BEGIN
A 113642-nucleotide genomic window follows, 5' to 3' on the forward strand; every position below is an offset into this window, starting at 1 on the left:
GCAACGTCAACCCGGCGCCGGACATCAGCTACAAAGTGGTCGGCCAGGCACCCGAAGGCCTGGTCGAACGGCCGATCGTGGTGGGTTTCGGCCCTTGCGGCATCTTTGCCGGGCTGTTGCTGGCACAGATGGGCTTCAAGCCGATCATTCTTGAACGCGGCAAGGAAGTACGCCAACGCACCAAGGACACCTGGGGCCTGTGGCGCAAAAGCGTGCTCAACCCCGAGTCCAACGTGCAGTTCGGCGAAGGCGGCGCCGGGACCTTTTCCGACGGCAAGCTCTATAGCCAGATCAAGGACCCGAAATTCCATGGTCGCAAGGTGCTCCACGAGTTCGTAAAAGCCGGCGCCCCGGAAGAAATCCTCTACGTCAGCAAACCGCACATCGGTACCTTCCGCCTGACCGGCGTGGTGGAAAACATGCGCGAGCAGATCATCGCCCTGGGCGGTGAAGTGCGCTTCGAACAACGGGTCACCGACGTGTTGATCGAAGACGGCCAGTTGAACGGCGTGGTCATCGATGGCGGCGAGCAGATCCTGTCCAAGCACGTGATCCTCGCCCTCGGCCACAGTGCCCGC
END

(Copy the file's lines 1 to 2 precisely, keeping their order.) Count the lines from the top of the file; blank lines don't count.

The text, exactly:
A 113642-nucleotide genomic window follows, 5' to 3' on the forward strand; every position below is an offset into this window, starting at 1 on the left:
GCAACGTCAACCCGGCGCCGGACATCAGCTACAAAGTGGTCGGCCAGGCACCCGAAGGCCTGGTCGAACGGCCGATCGTGGTGGGTTTCGGCCCTTGCGGCATCTTTGCCGGGCTGTTGCTGGCACAGATGGGCTTCAAGCCGATCATTCTTGAACGCGGCAAGGAAGTACGCCAACGCACCAAGGACACCTGGGGCCTGTGGCGCAAAAGCGTGCTCAACCCCGAGTCCAACGTGCAGTTCGGCGAAGGCGGCGCCGGGACCTTTTCCGACGGCAAGCTCTATAGCCAGATCAAGGACCCGAAATTCCATGGTCGCAAGGTGCTCCACGAGTTCGTAAAAGCCGGCGCCCCGGAAGAAATCCTCTACGTCAGCAAACCGCACATCGGTACCTTCCGCCTGACCGGCGTGGTGGAAAACATGCGCGAGCAGATCATCGCCCTGGGCGGTGAAGTGCGCTTCGAACAACGGGTCACCGACGTGTTGATCGAAGACGGCCAGTTGAACGGCGTGGTCATCGATGGCGGCGAGCAGATCCTGTCCAAGCACGTGATCCTCGCCCTCGGCCACAGTGCCCGC